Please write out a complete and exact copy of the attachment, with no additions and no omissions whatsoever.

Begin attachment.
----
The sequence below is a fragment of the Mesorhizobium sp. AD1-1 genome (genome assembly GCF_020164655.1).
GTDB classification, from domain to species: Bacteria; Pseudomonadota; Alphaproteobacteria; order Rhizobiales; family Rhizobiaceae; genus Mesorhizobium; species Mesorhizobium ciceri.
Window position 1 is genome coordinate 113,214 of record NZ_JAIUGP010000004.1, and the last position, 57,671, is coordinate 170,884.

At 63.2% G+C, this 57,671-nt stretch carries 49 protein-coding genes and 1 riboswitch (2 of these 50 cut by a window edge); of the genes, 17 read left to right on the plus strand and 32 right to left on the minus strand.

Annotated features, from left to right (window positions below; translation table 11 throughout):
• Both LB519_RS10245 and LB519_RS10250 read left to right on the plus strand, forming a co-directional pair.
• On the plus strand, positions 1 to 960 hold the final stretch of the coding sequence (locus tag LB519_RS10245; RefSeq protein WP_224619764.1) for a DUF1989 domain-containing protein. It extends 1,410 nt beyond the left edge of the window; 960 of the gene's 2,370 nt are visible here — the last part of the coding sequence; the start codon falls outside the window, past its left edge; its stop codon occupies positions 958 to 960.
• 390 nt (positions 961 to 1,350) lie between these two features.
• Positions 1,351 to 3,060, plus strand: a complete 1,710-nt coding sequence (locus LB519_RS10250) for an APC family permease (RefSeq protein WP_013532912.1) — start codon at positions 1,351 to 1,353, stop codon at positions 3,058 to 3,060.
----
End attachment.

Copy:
The sequence below is a fragment of the Mesorhizobium sp. AD1-1 genome (genome assembly GCF_020164655.1).
GTDB classification, from domain to species: Bacteria; Pseudomonadota; Alphaproteobacteria; order Rhizobiales; family Rhizobiaceae; genus Mesorhizobium; species Mesorhizobium ciceri.
Window position 1 is genome coordinate 113,214 of record NZ_JAIUGP010000004.1, and the last position, 57,671, is coordinate 170,884.

At 63.2% G+C, this 57,671-nt stretch carries 49 protein-coding genes and 1 riboswitch (2 of these 50 cut by a window edge); of the genes, 17 read left to right on the plus strand and 32 right to left on the minus strand.

Annotated features, from left to right (window positions below; translation table 11 throughout):
• Both LB519_RS10245 and LB519_RS10250 read left to right on the plus strand, forming a co-directional pair.
• On the plus strand, positions 1 to 960 hold the final stretch of the coding sequence (locus tag LB519_RS10245; RefSeq protein WP_224619764.1) for a DUF1989 domain-containing protein. It extends 1,410 nt beyond the left edge of the window; 960 of the gene's 2,370 nt are visible here — the last part of the coding sequence; the start codon falls outside the window, past its left edge; its stop codon occupies positions 958 to 960.
• 390 nt (positions 961 to 1,350) lie between these two features.
• Positions 1,351 to 3,060, plus strand: a complete 1,710-nt coding sequence (locus LB519_RS10250) for an APC family permease (RefSeq protein WP_013532912.1) — start codon at positions 1,351 to 1,353, stop codon at positions 3,058 to 3,060.